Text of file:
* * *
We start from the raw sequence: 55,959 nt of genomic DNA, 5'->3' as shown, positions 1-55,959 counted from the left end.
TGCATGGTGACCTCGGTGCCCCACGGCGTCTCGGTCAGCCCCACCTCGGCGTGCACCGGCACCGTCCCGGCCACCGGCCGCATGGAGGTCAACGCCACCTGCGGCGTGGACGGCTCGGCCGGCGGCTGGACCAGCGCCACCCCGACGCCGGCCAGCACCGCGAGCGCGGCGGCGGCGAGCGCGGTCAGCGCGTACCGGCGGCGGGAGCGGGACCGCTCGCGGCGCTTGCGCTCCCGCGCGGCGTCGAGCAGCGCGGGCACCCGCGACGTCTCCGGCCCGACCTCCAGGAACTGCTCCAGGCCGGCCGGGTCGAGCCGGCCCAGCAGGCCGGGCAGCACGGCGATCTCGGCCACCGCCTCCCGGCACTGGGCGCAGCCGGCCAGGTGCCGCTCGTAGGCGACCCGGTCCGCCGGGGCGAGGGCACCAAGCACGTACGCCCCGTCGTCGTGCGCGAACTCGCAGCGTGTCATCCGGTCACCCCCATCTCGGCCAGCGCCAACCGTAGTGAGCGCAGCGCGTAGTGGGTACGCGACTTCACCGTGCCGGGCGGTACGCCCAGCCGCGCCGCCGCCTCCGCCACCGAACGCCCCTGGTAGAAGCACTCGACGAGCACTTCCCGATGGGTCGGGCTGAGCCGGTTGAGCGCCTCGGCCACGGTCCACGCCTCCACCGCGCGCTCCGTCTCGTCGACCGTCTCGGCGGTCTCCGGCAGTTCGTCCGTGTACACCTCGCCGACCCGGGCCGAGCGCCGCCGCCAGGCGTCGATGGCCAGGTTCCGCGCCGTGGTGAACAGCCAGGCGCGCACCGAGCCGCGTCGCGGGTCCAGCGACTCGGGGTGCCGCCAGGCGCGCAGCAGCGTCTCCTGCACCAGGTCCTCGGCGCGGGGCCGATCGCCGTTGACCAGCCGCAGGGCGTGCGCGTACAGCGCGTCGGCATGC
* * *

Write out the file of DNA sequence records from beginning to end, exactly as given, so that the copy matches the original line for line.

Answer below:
We start from the raw sequence: 55,959 nt of genomic DNA, 5'->3' as shown, positions 1-55,959 counted from the left end.
TGCATGGTGACCTCGGTGCCCCACGGCGTCTCGGTCAGCCCCACCTCGGCGTGCACCGGCACCGTCCCGGCCACCGGCCGCATGGAGGTCAACGCCACCTGCGGCGTGGACGGCTCGGCCGGCGGCTGGACCAGCGCCACCCCGACGCCGGCCAGCACCGCGAGCGCGGCGGCGGCGAGCGCGGTCAGCGCGTACCGGCGGCGGGAGCGGGACCGCTCGCGGCGCTTGCGCTCCCGCGCGGCGTCGAGCAGCGCGGGCACCCGCGACGTCTCCGGCCCGACCTCCAGGAACTGCTCCAGGCCGGCCGGGTCGAGCCGGCCCAGCAGGCCGGGCAGCACGGCGATCTCGGCCACCGCCTCCCGGCACTGGGCGCAGCCGGCCAGGTGCCGCTCGTAGGCGACCCGGTCCGCCGGGGCGAGGGCACCAAGCACGTACGCCCCGTCGTCGTGCGCGAACTCGCAGCGTGTCATCCGGTCACCCCCATCTCGGCCAGCGCCAACCGTAGTGAGCGCAGCGCGTAGTGGGTACGCGACTTCACCGTGCCGGGCGGTACGCCCAGCCGCGCCGCCGCCTCCGCCACCGAACGCCCCTGGTAGAAGCACTCGACGAGCACTTCCCGATGGGTCGGGCTGAGCCGGTTGAGCGCCTCGGCCACGGTCCACGCCTCCACCGCGCGCTCCGTCTCGTCGACCGTCTCGGCGGTCTCCGGCAGTTCGTCCGTGTACACCTCGCCGACCCGGGCCGAGCGCCGCCGCCAGGCGTCGATGGCCAGGTTCCGCGCCGTGGTGAACAGCCAGGCGCGCACCGAGCCGCGTCGCGGGTCCAGCGACTCGGGGTGCCGCCAGGCGCGCAGCAGCGTCTCCTGCACCAGGTCCTCGGCGCGGGGCCGATCGCCGTTGACCAGCCGCAGGGCGTGCGCGTACAGCGCGTCGGCATGC